• Radioactive International is a collective of like-minded people who are passionate about their music, art and politics. We are a free-form radio station with no set formats, playlists or genres. We have nearly 40 DJs playing a varied mixture of alternative music from punk, metal, ska, reggae and historical recordings. Our main rule? No fascists, racists, sexists, homophobes or religious presenters. We broadcast online, but also transmit live from gigs and festivals. Expect to hear about lefty music, politics and art. A motto of the station is that we’re not here to break the law with an illegal radio station just to play bland pop music available on many of the state and corporate stations.
  • Information

    This article was written on 02 May 2018, and is filled under 1920s, 1930s, Blues, Classical, Dance, European, Folk, French, Jazz, Latin, Metal, Pop, Radioactive.

    Current post is tagged

    , , , , , ,

    Crackleton Manor – The Ill-Fated First Episode!


    So the first episode missed the boat due to technical nincompoopery, it was meant to coincide with Jazz legend Bix Beiderbecke’s 110th birthday, with a phone-in interview with jazz scholar, musician, bandleader, Vince Giordano of Vince Giordano and the Nighthawks.
    • “Fung Lai Ee (Appearance of the Phoenix)” by Lu Wong Chung & Deng Yan Shung (1928) from “Rain Dropping on the Banana Tree – An Anthology of Chinese Classical Music”
    • “Gazel: makam Neva Hicaz” by Osep efendi & Haci Tetik efendi (1935) from “Turquie – Archives de la musique turque (2)”
    • “Osman Taka” by Riza Bybyli (1929) from “Don’t Trust Your Neighbors – Early Albanian Traditional Songs & Improvisations, 1920s-1930s”
    • Eastern Chimes Blues by Henry Brown (1929) from “The Paramount Masters”
    • “Wiegenlied (I)” by Kate Kühl (1947) from “Hoppla – Wir Leben!”
    • “Kuleta Fakira” by Chuba Shee (1938/39?) from “Something Is Wrong – Vintage Recordings from East Africa”
    • “Pour Mettre Un Peu d’Entrain” by Orchestre Créole “Kaukira Boys” de C. Martial from “Au Bal Antillais – Créole Biguines from Martinique”
    • “Hard Scufflin’ Blues” by Little Buddy Doyle & Walter Horton (1939) from “Masters Of Memphis Blues”
    • “No Me Olvides” by Guty Cárdenas y Adolfo Utraro (1928) from ”El Ruiseñor Yucateco”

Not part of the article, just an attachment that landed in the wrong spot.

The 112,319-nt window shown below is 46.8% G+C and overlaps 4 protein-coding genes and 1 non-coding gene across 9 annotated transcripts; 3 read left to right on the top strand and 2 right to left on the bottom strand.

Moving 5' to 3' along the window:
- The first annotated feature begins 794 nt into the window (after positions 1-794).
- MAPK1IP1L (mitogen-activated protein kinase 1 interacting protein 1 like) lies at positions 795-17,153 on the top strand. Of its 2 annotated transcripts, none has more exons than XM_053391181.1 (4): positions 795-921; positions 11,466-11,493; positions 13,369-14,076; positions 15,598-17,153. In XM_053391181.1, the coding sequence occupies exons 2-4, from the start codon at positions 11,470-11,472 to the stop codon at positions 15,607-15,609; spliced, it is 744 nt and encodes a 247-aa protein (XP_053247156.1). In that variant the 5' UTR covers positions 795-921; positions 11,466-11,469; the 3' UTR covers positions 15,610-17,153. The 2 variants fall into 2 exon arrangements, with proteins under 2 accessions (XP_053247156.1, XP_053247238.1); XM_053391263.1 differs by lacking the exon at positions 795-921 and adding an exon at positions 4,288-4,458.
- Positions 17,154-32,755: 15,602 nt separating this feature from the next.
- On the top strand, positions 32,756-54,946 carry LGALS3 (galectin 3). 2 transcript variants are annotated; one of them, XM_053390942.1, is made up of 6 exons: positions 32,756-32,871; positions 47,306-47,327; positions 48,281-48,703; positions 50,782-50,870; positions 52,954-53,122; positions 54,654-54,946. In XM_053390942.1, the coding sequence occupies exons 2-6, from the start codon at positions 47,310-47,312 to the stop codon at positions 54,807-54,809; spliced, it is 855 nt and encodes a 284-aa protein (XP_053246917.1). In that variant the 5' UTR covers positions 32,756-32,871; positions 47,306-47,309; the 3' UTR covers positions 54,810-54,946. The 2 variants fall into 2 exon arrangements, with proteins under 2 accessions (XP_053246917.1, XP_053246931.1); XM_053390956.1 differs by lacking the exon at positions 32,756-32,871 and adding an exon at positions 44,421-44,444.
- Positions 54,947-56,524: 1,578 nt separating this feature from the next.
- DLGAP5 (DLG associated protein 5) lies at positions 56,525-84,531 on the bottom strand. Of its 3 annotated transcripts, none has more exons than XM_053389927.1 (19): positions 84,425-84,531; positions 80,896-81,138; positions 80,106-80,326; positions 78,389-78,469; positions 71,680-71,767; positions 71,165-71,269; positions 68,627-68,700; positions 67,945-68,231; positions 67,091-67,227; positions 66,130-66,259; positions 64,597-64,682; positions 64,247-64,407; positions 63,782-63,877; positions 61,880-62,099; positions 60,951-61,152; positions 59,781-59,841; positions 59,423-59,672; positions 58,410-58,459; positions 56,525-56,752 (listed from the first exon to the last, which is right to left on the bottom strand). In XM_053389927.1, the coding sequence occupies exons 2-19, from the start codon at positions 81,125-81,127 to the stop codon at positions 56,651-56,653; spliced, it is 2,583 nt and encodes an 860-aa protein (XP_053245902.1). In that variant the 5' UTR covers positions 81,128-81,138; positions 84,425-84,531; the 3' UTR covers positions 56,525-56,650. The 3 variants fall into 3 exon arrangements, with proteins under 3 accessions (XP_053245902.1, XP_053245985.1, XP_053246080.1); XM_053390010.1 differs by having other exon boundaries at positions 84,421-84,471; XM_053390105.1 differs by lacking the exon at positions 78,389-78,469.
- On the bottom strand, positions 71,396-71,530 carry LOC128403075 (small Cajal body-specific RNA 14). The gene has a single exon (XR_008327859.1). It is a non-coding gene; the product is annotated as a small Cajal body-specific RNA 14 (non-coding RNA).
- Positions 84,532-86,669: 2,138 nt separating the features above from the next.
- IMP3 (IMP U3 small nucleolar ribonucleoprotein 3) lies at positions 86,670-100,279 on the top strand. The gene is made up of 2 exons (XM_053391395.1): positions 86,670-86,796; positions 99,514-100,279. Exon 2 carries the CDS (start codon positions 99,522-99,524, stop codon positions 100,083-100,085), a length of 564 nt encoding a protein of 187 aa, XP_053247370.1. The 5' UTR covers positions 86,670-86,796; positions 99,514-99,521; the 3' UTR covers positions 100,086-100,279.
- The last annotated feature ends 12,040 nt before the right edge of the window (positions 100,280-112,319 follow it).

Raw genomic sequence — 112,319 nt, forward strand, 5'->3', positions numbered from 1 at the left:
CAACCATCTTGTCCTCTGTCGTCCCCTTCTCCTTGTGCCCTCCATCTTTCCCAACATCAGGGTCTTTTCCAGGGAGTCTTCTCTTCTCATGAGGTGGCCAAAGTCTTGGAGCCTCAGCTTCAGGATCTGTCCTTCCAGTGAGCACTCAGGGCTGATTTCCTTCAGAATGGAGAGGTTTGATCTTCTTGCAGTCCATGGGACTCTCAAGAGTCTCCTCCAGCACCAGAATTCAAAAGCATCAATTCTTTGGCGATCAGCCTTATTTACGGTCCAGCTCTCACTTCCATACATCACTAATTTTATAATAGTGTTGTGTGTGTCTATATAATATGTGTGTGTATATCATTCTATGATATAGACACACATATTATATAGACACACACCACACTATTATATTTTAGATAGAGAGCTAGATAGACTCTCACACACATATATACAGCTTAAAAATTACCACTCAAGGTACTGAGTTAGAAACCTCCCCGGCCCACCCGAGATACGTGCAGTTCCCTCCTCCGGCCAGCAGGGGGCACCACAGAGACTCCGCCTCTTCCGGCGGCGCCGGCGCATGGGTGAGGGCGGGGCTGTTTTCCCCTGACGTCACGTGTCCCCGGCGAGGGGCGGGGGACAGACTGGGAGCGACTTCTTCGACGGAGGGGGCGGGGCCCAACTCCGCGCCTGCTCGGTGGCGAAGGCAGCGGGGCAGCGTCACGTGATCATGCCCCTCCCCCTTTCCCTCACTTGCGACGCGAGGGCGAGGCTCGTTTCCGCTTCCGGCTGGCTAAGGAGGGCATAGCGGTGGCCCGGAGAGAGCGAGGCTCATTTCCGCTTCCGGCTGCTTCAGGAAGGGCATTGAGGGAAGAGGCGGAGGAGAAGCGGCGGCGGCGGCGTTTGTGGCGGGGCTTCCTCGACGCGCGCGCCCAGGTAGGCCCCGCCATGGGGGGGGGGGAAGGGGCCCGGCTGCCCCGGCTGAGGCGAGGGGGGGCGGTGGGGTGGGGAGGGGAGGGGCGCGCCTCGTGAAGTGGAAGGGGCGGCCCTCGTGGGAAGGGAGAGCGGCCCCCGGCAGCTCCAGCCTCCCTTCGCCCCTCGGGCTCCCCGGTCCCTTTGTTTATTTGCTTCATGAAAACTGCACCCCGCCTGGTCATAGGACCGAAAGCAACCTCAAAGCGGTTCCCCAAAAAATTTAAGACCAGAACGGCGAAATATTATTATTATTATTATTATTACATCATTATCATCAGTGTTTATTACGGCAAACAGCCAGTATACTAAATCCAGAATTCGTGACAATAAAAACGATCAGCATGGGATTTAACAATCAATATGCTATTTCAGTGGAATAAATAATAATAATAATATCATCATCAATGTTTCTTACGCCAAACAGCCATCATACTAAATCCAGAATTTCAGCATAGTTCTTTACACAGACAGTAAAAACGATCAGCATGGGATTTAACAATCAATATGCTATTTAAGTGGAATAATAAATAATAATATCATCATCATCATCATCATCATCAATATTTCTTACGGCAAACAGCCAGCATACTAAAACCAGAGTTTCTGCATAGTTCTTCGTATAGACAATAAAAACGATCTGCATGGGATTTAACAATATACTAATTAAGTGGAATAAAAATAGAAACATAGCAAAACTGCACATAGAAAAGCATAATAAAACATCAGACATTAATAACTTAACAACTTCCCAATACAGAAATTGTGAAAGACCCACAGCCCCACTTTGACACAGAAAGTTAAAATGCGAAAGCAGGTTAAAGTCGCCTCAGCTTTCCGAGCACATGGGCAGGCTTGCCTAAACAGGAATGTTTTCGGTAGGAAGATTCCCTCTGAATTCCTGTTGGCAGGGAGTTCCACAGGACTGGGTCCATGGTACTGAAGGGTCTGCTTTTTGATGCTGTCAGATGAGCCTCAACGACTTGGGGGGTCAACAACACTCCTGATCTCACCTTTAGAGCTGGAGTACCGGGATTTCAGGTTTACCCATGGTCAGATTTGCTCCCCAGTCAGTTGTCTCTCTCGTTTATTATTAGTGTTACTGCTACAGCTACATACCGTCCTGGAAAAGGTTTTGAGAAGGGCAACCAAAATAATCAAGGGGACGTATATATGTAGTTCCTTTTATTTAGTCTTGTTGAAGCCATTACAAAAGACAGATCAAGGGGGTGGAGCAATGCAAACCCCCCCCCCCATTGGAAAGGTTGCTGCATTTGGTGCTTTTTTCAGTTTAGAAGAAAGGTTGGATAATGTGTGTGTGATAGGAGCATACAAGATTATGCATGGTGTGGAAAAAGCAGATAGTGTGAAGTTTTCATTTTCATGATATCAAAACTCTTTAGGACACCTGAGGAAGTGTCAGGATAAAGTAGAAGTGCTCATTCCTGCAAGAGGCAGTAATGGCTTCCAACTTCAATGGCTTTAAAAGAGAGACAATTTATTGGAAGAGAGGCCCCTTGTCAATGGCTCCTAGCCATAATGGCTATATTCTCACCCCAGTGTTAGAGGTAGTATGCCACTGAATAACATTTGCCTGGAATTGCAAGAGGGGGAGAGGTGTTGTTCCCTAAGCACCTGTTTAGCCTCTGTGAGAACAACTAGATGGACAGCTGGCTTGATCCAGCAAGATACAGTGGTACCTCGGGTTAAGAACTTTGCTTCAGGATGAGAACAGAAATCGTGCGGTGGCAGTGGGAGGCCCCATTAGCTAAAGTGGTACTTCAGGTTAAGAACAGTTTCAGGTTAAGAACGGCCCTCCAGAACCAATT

• “Nashville Stonewall Blues” by Robert Wilkins (1930) from “Masters Of Memphis Blues”
    • Kolkhoze Odzhy by A. Ibragimova from “The Secret Museum of Mankind – Central Asia – Ethnic Music Classics: 1925-48
    • Cannon Ball Blues by Furry Lewis (1928) from “Masters Of Memphis Blues”
    • In A Mist by Bix Beiderbecke (1927) from “Krazy Kat”
    • Krazy Kat by Frankie Trumbauer Orchestra (1927) from “Krazy Kat”
    • Sorry by Bix Beiderbecke And His Gang (1927) from “Krazy Kat”
    • “Sweet Sue – Just You” by Paul Whiteman Orchestra from “That Devilin’ Tune – A Jazz History – [1927 – 1934] – Volume 2 (of 4)”
    • “From Monday On” by Paul Whiteman Orchestra (1928) from “Okiz youtube channel”
    • Harlem Madness by Fletcher Henderson And His Orchestra (1934) from “Wild Party!”
    • “Miss Brown To You” by Teddy Wilson And His Orchestra featuring Billie Holiday (1935) from “Original Masters”
    • “China Boy” by The Benny Goodman Trio from “The Complete Legendary Carnegie Hall Concert – 1938”
    • “In A Mist” by Red Norvo (1933) from “Knockin’ On Wood”
    • “Sensation” by Wolverine Orchestra (1924) from “Krazy Kat”
    • “Clair De Lune” by Benno Moiseiwitsch (1938) from “Vol. 6 – Delius – Ravel – Debussy
    • “Royal Garden Blues” by Bix Beiderbecke And His Gang (1927) from “Krazy Kat”
    • “Buaya Mangap” by Gamelan Gong Kebyar of Belaluan from “Bali 1928 – Gamelan Gong Kebyar – Belaluan – Pangkung – Busungbiu”
    • “Sugar” by Frankie Trumbauer Orchestra (1928) from “Krazy Kat”
    • “Loved One” by Irving Mills and His Hotsy Totsy Gang (1930) from “Krazy Kat”
    • “Concerto in F – (i) Allegro moderato – cantabile” by Paul Whiteman and His Concert Orchestra from “Music for Moderns – 1927-1928”
    • “Irish Black Bottom” by Louis Armstrong and His Hot Five (1926) from “Original Masters – The Best of … The Hot Five and Hot Seven Recordings”

    Comments are closed.